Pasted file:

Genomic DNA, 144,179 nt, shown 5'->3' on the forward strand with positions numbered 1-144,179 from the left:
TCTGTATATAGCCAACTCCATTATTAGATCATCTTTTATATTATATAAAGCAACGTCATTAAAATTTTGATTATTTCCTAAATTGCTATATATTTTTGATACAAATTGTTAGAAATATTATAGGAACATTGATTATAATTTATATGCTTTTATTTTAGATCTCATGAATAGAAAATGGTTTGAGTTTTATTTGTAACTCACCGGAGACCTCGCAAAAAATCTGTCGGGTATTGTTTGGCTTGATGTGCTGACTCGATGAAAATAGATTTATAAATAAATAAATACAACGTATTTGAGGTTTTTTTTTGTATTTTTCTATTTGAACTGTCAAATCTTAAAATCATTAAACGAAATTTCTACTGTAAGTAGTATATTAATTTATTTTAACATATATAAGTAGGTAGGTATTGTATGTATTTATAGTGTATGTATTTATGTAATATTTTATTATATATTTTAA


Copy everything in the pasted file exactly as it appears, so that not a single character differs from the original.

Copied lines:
Genomic DNA, 144,179 nt, shown 5'->3' on the forward strand with positions numbered 1-144,179 from the left:
TCTGTATATAGCCAACTCCATTATTAGATCATCTTTTATATTATATAAAGCAACGTCATTAAAATTTTGATTATTTCCTAAATTGCTATATATTTTTGATACAAATTGTTAGAAATATTATAGGAACATTGATTATAATTTATATGCTTTTATTTTAGATCTCATGAATAGAAAATGGTTTGAGTTTTATTTGTAACTCACCGGAGACCTCGCAAAAAATCTGTCGGGTATTGTTTGGCTTGATGTGCTGACTCGATGAAAATAGATTTATAAATAAATAAATACAACGTATTTGAGGTTTTTTTTTGTATTTTTCTATTTGAACTGTCAAATCTTAAAATCATTAAACGAAATTTCTACTGTAAGTAGTATATTAATTTATTTTAACATATATAAGTAGGTAGGTATTGTATGTATTTATAGTGTATGTATTTATGTAATATTTTATTATATATTTTAA